FROM THE TECH NEST: Will You Buy In To The New Rdio?

March 16. 2012 | By Dustin Shey


“It was clear that business-model wise, there was a huge push to offer more free music to people.”
Malthe Sigurdsson, from Rdio

The above quote is taken directly from an interview with Malthe Sigurdsson, Director of Product at Rdio did with the LA Times earlier this week on reasons why the product music streaming company recently got a face lift.

The new look is pretty slick, integrating new ways for users to connect with their Facebook friends, allows Last.Fm scrobbling, and includes chart topping albums and pre-formatted “stations” just in case you have no idea what you actually wanted to listen to once you land on the site.


It also keeps true to its old functionality, letting users add songs to a playlist, but instead of just pressing a few buttons to do so, they now let you drag and drop the song into a certain playlist. Adding albums to playlists is now easier than ever since Rdio now allows you to drag and drop, much like how iTunes works.

Rdio 2.0 has also made it extremely easy to follow and friend other folks that have similar listening tastes, view their playlists, and read up on any reviews they’ve posted.

For the passive music listener of course, none of this will matter. The feature that makes all the difference for them is the “Play Station” feature. And if you’re hoping that it works like Pandora or Spotify, you are in luck. A user is able to add stations from an artist profile so that you can discover new music. Or, you can listen to the “Heavy Rotation” station or a friends station generated by their specific catalog. So yes, there are some personal elements to the new Rdio, but for the most part, it’s just the same great service that they’ve always offered, just with more bells and whistles.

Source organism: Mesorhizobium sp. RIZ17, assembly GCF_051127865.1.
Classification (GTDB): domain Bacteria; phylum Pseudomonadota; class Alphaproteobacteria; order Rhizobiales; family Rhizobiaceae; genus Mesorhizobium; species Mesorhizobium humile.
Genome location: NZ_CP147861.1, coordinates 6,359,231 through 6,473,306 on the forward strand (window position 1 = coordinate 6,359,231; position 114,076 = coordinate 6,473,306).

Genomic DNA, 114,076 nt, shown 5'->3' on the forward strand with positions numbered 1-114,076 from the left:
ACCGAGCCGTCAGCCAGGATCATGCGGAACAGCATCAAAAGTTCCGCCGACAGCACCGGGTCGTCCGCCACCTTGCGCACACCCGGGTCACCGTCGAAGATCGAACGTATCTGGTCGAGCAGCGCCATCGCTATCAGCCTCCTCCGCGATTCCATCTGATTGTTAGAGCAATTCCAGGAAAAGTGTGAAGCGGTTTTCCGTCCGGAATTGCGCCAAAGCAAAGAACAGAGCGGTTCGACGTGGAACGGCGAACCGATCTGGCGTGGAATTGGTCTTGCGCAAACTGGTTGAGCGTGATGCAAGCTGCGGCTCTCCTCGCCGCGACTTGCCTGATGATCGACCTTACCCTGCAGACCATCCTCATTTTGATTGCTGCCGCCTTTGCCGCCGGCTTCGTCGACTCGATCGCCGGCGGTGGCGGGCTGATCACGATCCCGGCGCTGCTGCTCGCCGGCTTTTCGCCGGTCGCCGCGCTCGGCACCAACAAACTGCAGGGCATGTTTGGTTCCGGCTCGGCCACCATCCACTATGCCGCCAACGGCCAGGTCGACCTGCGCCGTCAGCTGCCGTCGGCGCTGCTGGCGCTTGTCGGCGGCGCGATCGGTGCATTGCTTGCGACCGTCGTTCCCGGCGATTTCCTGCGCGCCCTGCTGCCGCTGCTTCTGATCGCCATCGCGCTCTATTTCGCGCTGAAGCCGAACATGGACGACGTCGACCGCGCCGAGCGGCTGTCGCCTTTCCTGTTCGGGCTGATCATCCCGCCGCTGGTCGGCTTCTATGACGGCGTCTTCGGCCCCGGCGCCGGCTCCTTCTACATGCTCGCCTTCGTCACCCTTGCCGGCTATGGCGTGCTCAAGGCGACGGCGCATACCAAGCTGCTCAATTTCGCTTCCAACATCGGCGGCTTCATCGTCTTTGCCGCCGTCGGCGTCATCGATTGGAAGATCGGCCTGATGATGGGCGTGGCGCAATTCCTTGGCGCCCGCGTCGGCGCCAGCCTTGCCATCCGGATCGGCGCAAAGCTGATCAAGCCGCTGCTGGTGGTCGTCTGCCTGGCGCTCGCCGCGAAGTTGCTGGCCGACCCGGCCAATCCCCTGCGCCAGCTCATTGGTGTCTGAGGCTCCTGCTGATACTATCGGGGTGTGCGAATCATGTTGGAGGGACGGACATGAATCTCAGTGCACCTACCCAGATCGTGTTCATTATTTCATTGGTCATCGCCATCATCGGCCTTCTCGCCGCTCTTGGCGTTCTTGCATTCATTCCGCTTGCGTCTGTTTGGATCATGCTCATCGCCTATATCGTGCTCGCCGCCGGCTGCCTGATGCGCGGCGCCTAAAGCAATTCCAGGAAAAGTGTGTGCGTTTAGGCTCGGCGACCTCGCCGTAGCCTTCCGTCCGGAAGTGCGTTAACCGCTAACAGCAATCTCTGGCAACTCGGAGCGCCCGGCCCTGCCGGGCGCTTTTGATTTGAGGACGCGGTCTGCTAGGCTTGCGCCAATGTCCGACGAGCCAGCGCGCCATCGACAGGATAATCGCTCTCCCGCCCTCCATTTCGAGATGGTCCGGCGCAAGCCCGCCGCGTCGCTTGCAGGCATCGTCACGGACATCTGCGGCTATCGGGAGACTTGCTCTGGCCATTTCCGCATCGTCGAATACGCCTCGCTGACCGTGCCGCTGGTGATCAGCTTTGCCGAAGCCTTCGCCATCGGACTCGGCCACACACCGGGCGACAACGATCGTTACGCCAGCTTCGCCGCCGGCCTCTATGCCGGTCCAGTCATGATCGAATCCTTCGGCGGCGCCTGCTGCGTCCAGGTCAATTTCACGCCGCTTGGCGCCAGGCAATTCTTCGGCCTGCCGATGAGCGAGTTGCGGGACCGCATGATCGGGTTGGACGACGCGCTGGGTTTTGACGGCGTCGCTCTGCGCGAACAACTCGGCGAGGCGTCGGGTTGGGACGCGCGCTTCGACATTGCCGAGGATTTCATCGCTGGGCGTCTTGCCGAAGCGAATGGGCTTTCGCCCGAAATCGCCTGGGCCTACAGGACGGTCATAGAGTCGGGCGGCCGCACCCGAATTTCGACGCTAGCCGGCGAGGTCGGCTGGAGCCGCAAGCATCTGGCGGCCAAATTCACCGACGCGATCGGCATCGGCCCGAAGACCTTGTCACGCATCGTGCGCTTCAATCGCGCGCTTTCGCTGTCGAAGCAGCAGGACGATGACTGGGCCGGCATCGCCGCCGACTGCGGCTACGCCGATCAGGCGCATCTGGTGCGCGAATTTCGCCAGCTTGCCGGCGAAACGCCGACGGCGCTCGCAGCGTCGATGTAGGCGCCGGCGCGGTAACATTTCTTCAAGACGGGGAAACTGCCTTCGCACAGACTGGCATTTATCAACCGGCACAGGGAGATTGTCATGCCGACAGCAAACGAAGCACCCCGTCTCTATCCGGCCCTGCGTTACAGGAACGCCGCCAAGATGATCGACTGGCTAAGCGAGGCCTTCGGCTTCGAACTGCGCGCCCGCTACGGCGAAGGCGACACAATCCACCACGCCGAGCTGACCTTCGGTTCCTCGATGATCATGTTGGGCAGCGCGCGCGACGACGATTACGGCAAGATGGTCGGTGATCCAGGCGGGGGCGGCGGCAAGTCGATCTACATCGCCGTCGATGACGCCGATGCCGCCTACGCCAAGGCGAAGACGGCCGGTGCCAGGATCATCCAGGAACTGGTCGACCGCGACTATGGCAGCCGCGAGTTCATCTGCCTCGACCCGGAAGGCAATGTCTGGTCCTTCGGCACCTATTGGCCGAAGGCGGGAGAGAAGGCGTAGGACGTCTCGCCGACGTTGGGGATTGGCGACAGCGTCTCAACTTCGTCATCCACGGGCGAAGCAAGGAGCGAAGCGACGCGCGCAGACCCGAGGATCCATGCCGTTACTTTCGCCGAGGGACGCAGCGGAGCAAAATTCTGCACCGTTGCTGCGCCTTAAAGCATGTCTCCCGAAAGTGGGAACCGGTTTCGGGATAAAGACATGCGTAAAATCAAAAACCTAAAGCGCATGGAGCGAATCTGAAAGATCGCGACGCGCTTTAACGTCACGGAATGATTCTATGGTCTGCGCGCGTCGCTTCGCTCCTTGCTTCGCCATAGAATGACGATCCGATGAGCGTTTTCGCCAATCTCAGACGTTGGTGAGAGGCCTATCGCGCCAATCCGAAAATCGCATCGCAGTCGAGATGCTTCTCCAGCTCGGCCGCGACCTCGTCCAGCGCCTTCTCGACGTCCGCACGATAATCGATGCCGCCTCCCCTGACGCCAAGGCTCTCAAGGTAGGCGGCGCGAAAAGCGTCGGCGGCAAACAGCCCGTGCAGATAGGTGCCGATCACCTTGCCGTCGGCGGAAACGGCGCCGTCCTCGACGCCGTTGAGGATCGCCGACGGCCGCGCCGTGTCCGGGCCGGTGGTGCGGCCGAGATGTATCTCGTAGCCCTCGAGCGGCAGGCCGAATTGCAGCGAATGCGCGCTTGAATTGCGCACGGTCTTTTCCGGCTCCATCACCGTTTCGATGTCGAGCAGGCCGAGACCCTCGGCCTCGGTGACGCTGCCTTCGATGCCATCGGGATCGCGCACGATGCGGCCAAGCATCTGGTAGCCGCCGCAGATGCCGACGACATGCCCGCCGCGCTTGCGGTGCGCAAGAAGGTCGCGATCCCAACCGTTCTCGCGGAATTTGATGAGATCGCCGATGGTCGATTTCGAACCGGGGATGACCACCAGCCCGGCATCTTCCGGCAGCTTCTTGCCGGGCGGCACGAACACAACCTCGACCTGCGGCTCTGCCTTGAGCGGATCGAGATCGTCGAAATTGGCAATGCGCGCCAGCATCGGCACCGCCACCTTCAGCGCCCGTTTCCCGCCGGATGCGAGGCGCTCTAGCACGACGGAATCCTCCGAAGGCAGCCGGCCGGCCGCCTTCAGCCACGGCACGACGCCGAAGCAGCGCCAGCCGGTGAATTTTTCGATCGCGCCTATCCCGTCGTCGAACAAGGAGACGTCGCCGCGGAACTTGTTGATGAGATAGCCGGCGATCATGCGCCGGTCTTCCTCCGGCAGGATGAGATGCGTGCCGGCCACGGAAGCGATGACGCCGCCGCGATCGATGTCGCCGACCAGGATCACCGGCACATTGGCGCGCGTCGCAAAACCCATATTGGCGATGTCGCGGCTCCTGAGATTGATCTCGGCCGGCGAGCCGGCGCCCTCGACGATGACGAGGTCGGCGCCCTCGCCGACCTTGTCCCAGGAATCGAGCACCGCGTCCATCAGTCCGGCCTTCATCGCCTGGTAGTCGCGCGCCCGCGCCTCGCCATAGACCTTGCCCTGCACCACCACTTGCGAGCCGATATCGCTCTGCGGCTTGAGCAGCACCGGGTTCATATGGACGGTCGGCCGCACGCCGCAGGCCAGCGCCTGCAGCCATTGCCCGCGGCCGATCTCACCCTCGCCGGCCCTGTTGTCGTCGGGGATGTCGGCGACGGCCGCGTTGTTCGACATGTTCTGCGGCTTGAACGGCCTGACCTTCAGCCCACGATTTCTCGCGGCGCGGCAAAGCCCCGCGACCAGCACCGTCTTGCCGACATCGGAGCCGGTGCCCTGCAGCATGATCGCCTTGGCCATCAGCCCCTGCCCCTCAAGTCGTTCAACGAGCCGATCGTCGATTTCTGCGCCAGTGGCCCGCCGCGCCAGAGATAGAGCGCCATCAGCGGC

The unlimited plan is $10 a month and allows you to listen to all the music you want on your computer or your mobile device. There’s also mobile apps across all platforms, including desktop apps so you don’t ever have to visit the website if you don’t want to. A limited version of the service is $5 a month and they even have a 7 day free trial to lure you in.

But, will that actually change the way that we listen to music? Sigurdsson from Rdio makes a strong case in his LA Times interview that similar services Spotify, Mog, and Pandora are all in a race to be the Netflix of music. And for some, Rdio might be a little too late to the party.

We do suggest that you check out the free trial for 7 days and see if you can get into it. If you’re already a Rdio subscriber, we’d love to know why!

UPDATED: The new Rdio is now available to all subscribers. Free Rdio users (in the US) and those in the Rdio Unlimited trial will gain access in the coming weeks. At any time, non-subscribers can sign up for any of Rdio’s flexible plans to experience the new Rdio before it’s available to the general public. Plan options include:
Rdio Unlimited = $9.99/month: Unlimited Web and mobile streaming on all available devices, as well as wireless syncing to listen offline.
Rdio Unlimited Family = 2 – 3 person Rdio Unlimited accounts on one plan for a discounted rate ($17.99 and $22.99 per month, respectively). The only plan of its kind on the market.
Rdio Web= $4.99/month: Unlimited Web streaming and access through Mac/Windows desktop apps.

  • The Owl Mag | The Best Indie Music News, Album Reviews, and Free MP3s